Our Design staff are helping a coastal community tackle sea level rise.
Communities in low-lying coastal settlements are increasingly prone to flooding due to climate change and sea level rise. In Blueskin Bay, Otago, some properties are now uninsurable because of the frequency of flood events, and this has adversely affected property values. Additional compliance measures have been imposed by the local authority for new buildings on sites less than two metres above tidal peaks.
To respond to these challenges the Blueskin Resilient Communities Trust has partnered with the Design School at Otago Polytechnic on the Climate Safe House project. Lecturers Chris Fersterer, Col Fay and Tobias Danielmeier are working on the project with Kat Achterberg and Scott Willis from the Trust. The goal is to design a new form of community housing that meets evolving needs.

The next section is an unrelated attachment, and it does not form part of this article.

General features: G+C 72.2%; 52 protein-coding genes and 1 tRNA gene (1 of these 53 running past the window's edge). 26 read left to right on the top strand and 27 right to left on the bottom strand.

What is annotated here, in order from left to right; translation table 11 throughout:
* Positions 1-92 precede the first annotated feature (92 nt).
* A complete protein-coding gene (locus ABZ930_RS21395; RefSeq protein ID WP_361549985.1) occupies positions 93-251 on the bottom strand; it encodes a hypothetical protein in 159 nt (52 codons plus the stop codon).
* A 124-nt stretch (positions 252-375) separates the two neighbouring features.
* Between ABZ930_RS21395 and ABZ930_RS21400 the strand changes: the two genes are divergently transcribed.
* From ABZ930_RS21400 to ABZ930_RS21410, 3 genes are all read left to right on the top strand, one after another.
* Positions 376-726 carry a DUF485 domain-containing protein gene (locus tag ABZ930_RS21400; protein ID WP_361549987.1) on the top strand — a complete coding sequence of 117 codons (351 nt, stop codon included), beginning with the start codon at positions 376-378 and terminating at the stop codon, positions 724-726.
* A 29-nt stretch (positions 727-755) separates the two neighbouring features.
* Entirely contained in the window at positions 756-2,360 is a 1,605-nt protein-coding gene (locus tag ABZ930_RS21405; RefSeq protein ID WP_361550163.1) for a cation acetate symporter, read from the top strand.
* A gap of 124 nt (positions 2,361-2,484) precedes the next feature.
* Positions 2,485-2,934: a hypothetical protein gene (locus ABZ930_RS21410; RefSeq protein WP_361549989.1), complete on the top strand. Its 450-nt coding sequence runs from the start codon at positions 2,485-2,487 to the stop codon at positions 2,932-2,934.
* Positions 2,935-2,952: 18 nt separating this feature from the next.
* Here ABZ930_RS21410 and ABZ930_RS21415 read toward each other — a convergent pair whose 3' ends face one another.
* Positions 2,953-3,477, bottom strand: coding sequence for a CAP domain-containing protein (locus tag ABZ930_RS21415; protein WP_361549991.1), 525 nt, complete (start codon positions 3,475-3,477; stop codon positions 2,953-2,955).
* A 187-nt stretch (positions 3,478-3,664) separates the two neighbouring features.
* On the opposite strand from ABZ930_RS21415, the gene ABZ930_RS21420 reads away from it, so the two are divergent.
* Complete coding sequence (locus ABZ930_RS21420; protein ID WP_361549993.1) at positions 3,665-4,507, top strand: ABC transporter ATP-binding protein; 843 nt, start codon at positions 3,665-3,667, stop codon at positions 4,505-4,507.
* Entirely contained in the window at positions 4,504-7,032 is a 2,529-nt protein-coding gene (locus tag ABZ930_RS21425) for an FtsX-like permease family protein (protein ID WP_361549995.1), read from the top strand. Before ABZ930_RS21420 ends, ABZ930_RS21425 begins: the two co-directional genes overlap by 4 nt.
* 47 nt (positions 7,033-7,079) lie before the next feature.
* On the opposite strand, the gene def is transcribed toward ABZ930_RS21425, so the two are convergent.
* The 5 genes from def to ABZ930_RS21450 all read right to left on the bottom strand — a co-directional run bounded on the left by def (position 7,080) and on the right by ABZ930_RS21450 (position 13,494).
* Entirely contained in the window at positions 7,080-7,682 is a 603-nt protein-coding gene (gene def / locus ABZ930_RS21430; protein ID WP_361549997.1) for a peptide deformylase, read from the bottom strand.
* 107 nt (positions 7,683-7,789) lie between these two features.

The project also gives Design students the opportunity for experiential learning in architectural sustainability, using research methodologies and working in a multidisciplinary community of practice. The students have been engaged with site surveys, resident interviews, sourcing data, physical modelling, and designing user-centred solutions. Read more here about an exhibition of student designs. A second cohort has responded to feedback from the public and incorporated Living Building Challenge sustainability principles to produce a blueprint for design application in future.
Participatory approaches such as exhibitions and forums are being used to help members of the community understand the issues and contribute to solutions. Industry support and funding are sought for the construction of a transportable and fully self-contained housing model using currently available technologies. The hope is that this will become an educational tool for the wider public, to initiate conversations about responding to climate change.